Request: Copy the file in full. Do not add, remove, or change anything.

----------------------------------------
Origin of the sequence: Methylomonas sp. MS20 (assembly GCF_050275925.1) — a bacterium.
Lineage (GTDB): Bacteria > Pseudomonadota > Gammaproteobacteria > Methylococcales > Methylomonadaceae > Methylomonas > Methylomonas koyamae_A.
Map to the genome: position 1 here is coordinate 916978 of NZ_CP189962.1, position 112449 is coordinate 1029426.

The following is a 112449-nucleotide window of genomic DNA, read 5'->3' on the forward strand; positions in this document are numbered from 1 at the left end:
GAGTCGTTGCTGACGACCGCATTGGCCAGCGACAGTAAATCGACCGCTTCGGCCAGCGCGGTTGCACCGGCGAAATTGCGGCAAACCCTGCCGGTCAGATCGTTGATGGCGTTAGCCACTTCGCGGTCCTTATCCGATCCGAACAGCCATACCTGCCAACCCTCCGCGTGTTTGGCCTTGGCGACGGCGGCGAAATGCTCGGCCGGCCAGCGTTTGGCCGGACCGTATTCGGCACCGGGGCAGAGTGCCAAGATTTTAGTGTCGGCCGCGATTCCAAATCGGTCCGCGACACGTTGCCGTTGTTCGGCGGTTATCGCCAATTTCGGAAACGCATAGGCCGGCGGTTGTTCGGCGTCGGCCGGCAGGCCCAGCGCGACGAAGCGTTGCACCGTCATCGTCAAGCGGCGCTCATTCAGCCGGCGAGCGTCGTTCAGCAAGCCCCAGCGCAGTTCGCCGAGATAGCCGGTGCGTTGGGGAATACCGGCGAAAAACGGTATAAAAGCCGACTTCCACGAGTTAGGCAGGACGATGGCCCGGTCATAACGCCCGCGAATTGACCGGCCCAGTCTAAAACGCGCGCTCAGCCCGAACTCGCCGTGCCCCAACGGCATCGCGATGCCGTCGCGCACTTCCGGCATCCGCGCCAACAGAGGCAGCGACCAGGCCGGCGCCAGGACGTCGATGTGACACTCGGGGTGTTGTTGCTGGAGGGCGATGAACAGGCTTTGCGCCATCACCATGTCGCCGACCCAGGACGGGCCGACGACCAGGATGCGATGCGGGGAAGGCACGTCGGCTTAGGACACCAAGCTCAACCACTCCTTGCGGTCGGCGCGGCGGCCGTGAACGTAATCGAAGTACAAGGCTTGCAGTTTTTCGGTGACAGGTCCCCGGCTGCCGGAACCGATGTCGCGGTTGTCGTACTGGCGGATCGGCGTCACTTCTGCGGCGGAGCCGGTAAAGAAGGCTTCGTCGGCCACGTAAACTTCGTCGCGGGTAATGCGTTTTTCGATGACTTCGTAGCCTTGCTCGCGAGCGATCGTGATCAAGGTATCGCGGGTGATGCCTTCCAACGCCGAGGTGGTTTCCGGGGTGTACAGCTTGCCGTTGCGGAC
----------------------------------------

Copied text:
Origin of the sequence: Methylomonas sp. MS20 (assembly GCF_050275925.1) — a bacterium.
Lineage (GTDB): Bacteria > Pseudomonadota > Gammaproteobacteria > Methylococcales > Methylomonadaceae > Methylomonas > Methylomonas koyamae_A.
Map to the genome: position 1 here is coordinate 916978 of NZ_CP189962.1, position 112449 is coordinate 1029426.

The following is a 112449-nucleotide window of genomic DNA, read 5'->3' on the forward strand; positions in this document are numbered from 1 at the left end:
GAGTCGTTGCTGACGACCGCATTGGCCAGCGACAGTAAATCGACCGCTTCGGCCAGCGCGGTTGCACCGGCGAAATTGCGGCAAACCCTGCCGGTCAGATCGTTGATGGCGTTAGCCACTTCGCGGTCCTTATCCGATCCGAACAGCCATACCTGCCAACCCTCCGCGTGTTTGGCCTTGGCGACGGCGGCGAAATGCTCGGCCGGCCAGCGTTTGGCCGGACCGTATTCGGCACCGGGGCAGAGTGCCAAGATTTTAGTGTCGGCCGCGATTCCAAATCGGTCCGCGACACGTTGCCGTTGTTCGGCGGTTATCGCCAATTTCGGAAACGCATAGGCCGGCGGTTGTTCGGCGTCGGCCGGCAGGCCCAGCGCGACGAAGCGTTGCACCGTCATCGTCAAGCGGCGCTCATTCAGCCGGCGAGCGTCGTTCAGCAAGCCCCAGCGCAGTTCGCCGAGATAGCCGGTGCGTTGGGGAATACCGGCGAAAAACGGTATAAAAGCCGACTTCCACGAGTTAGGCAGGACGATGGCCCGGTCATAACGCCCGCGAATTGACCGGCCCAGTCTAAAACGCGCGCTCAGCCCGAACTCGCCGTGCCCCAACGGCATCGCGATGCCGTCGCGCACTTCCGGCATCCGCGCCAACAGAGGCAGCGACCAGGCCGGCGCCAGGACGTCGATGTGACACTCGGGGTGTTGTTGCTGGAGGGCGATGAACAGGCTTTGCGCCATCACCATGTCGCCGACCCAGGACGGGCCGACGACCAGGATGCGATGCGGGGAAGGCACGTCGGCTTAGGACACCAAGCTCAACCACTCCTTGCGGTCGGCGCGGCGGCCGTGAACGTAATCGAAGTACAAGGCTTGCAGTTTTTCGGTGACAGGTCCCCGGCTGCCGGAACCGATGTCGCGGTTGTCGTACTGGCGGATCGGCGTCACTTCTGCGGCGGAGCCGGTAAAGAAGGCTTCGTCGGCCACGTAAACTTCGTCGCGGGTAATGCGTTTTTCGATGACTTCGTAGCCTTGCTCGCGAGCGATCGTGATCAAGGTATCGCGGGTGATGCCTTCCAACGCCGAGGTGGTTTCCGGGGTGTACAGCTTGCCGTTGCGGAC